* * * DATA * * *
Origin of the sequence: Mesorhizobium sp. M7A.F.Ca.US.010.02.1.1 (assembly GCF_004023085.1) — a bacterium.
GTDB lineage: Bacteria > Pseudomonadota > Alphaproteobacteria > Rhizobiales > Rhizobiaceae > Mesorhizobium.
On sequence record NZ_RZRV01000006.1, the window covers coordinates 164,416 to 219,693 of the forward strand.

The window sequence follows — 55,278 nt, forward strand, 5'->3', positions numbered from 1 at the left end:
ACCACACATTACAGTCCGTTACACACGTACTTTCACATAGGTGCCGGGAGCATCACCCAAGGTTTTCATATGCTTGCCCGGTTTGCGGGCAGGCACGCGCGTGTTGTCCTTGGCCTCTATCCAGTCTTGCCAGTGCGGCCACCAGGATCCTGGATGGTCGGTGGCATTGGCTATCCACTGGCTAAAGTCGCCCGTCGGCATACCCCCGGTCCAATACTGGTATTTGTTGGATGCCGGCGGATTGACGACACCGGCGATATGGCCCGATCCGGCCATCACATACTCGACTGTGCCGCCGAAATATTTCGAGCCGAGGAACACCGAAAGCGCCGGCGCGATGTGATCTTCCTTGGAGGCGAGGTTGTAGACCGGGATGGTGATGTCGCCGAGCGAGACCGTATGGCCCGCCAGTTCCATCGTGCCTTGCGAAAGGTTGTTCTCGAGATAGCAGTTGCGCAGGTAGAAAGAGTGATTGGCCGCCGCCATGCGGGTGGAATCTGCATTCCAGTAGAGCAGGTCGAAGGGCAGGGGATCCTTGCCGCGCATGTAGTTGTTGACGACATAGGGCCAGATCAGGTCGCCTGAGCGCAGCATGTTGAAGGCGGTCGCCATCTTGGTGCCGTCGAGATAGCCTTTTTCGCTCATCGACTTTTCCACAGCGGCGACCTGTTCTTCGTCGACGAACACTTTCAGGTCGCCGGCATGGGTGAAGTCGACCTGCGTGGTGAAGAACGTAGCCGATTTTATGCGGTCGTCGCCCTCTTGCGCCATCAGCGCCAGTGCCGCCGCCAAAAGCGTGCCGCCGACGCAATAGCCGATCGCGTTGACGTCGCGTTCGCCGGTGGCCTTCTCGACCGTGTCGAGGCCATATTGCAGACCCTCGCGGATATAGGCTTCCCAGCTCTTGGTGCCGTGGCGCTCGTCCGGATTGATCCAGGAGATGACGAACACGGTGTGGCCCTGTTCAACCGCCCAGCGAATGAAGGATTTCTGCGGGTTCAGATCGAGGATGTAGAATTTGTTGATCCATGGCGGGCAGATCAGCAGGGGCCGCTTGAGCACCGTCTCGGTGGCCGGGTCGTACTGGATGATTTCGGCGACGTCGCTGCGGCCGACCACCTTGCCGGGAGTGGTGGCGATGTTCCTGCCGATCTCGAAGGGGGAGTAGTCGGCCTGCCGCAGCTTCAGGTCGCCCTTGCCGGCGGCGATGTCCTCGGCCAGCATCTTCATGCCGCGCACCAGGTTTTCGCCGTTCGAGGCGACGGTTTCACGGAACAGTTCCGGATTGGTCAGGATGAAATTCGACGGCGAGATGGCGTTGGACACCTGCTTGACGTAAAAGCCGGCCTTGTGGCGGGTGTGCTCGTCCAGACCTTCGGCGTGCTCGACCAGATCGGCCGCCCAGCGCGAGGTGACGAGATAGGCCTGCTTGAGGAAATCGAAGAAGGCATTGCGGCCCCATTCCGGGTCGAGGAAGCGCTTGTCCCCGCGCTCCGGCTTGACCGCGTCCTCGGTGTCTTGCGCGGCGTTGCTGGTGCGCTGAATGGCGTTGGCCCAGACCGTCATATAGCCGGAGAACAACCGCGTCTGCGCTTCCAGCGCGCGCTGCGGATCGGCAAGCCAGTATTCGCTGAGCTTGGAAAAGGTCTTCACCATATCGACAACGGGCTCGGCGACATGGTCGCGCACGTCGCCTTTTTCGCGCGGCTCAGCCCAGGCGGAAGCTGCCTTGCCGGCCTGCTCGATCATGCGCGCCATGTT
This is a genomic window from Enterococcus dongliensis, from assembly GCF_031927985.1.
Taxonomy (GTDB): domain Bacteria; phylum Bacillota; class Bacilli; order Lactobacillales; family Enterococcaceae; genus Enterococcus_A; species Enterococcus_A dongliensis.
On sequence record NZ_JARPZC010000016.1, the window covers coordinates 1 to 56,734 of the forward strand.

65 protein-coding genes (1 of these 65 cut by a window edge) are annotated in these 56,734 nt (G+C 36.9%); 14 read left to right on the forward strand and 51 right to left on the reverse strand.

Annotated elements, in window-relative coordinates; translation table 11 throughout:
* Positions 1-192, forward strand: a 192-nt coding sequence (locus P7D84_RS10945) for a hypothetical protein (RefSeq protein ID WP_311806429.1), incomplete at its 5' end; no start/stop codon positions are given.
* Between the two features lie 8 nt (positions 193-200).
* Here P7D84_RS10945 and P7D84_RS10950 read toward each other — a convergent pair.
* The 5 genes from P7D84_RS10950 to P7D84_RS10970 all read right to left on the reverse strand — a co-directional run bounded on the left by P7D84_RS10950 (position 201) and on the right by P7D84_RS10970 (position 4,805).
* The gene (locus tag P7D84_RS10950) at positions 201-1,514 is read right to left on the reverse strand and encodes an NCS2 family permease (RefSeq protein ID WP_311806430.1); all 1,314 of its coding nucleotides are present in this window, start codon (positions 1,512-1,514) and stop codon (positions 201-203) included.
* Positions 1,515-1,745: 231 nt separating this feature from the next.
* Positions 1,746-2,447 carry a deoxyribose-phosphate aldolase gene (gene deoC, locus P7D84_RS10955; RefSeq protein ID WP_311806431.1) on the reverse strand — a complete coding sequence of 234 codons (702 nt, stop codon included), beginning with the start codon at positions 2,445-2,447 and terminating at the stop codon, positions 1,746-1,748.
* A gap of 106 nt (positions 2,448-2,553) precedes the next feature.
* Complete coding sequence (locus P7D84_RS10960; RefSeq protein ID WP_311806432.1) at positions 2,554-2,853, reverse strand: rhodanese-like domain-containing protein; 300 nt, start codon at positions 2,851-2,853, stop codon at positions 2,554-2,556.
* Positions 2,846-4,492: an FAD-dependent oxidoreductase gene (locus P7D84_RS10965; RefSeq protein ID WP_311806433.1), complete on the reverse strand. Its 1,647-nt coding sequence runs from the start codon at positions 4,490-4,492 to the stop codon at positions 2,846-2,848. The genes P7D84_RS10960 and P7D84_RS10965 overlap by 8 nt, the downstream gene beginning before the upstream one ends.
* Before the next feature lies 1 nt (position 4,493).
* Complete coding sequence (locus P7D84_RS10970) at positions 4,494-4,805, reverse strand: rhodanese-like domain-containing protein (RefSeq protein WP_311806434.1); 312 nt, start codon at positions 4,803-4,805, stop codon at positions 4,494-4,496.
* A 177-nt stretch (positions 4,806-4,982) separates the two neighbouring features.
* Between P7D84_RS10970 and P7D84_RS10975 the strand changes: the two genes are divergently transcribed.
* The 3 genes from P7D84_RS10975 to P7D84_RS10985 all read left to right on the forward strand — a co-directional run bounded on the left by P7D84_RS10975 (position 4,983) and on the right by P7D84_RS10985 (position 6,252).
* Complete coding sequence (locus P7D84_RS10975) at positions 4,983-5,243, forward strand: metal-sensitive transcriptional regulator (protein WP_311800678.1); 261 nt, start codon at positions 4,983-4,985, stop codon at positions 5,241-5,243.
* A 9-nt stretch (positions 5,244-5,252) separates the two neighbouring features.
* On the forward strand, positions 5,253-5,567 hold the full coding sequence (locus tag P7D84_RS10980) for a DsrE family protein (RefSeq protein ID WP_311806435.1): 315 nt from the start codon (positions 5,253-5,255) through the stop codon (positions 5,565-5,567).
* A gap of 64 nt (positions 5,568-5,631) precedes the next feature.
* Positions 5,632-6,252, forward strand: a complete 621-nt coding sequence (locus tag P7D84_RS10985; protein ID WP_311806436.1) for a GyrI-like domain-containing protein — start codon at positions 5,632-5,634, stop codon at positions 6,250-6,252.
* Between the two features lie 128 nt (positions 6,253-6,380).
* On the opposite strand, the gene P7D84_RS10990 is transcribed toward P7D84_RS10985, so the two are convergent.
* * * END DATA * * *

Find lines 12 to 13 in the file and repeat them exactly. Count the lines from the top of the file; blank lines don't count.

* Between the two features lie 8 nt (positions 193-200).
* Here P7D84_RS10945 and P7D84_RS10950 read toward each other — a convergent pair.